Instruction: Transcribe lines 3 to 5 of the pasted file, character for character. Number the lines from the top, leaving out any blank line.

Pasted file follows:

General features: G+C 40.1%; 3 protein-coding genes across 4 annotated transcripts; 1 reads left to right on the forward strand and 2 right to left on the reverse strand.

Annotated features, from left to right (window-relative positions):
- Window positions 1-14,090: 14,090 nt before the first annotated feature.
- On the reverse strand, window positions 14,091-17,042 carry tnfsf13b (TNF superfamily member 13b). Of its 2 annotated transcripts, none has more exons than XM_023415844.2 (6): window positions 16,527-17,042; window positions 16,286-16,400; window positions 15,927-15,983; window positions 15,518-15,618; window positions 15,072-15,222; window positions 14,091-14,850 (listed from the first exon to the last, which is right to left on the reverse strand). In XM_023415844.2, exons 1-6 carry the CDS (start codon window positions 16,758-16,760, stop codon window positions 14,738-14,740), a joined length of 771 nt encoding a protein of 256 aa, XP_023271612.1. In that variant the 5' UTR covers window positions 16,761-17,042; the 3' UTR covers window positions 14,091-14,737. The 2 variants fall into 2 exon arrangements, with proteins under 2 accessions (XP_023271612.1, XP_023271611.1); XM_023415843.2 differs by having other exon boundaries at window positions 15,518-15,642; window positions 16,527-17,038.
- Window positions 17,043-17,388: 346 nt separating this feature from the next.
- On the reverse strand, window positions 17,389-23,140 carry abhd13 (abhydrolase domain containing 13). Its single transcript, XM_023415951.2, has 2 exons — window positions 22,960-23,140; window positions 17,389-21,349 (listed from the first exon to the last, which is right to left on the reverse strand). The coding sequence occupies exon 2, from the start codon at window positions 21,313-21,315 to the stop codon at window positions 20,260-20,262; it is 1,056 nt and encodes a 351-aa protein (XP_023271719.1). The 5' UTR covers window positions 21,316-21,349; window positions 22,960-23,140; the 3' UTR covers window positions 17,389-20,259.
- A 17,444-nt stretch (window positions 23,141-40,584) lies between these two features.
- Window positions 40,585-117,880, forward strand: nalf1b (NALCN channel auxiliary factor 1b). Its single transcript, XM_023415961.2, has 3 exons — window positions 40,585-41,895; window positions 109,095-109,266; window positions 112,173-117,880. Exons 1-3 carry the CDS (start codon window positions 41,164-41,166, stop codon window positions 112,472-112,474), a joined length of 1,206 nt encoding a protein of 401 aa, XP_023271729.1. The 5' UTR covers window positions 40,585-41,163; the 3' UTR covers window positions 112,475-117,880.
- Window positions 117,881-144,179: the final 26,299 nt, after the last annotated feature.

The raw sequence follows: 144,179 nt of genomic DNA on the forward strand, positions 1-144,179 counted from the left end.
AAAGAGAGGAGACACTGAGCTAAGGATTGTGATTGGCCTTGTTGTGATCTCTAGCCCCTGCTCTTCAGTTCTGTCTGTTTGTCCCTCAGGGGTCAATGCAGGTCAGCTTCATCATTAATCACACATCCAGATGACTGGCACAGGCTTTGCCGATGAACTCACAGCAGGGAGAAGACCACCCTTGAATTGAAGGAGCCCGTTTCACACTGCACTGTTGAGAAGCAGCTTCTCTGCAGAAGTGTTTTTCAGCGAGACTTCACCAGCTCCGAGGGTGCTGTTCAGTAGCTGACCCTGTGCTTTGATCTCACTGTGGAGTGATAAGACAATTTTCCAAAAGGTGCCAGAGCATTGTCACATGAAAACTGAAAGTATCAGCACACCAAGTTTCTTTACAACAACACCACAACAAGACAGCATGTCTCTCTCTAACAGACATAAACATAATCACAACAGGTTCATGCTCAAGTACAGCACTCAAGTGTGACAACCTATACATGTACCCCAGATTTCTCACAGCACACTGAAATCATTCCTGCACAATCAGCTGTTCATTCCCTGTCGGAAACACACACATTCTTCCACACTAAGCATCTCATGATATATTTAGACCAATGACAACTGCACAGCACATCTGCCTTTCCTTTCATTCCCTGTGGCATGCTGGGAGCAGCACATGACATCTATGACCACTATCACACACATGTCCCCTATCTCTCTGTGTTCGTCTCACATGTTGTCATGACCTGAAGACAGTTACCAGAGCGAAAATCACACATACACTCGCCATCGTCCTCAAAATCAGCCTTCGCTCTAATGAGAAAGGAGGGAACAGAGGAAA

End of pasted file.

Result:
- Window positions 1-14,090: 14,090 nt before the first annotated feature.
- On the reverse strand, window positions 14,091-17,042 carry tnfsf13b (TNF superfamily member 13b). Of its 2 annotated transcripts, none has more exons than XM_023415844.2 (6): window positions 16,527-17,042; window positions 16,286-16,400; window positions 15,927-15,983; window positions 15,518-15,618; window positions 15,072-15,222; window positions 14,091-14,850 (listed from the first exon to the last, which is right to left on the reverse strand). In XM_023415844.2, exons 1-6 carry the CDS (start codon window positions 16,758-16,760, stop codon window positions 14,738-14,740), a joined length of 771 nt encoding a protein of 256 aa, XP_023271612.1. In that variant the 5' UTR covers window positions 16,761-17,042; the 3' UTR covers window positions 14,091-14,737. The 2 variants fall into 2 exon arrangements, with proteins under 2 accessions (XP_023271612.1, XP_023271611.1); XM_023415843.2 differs by having other exon boundaries at window positions 15,518-15,642; window positions 16,527-17,038.
- Window positions 17,043-17,388: 346 nt separating this feature from the next.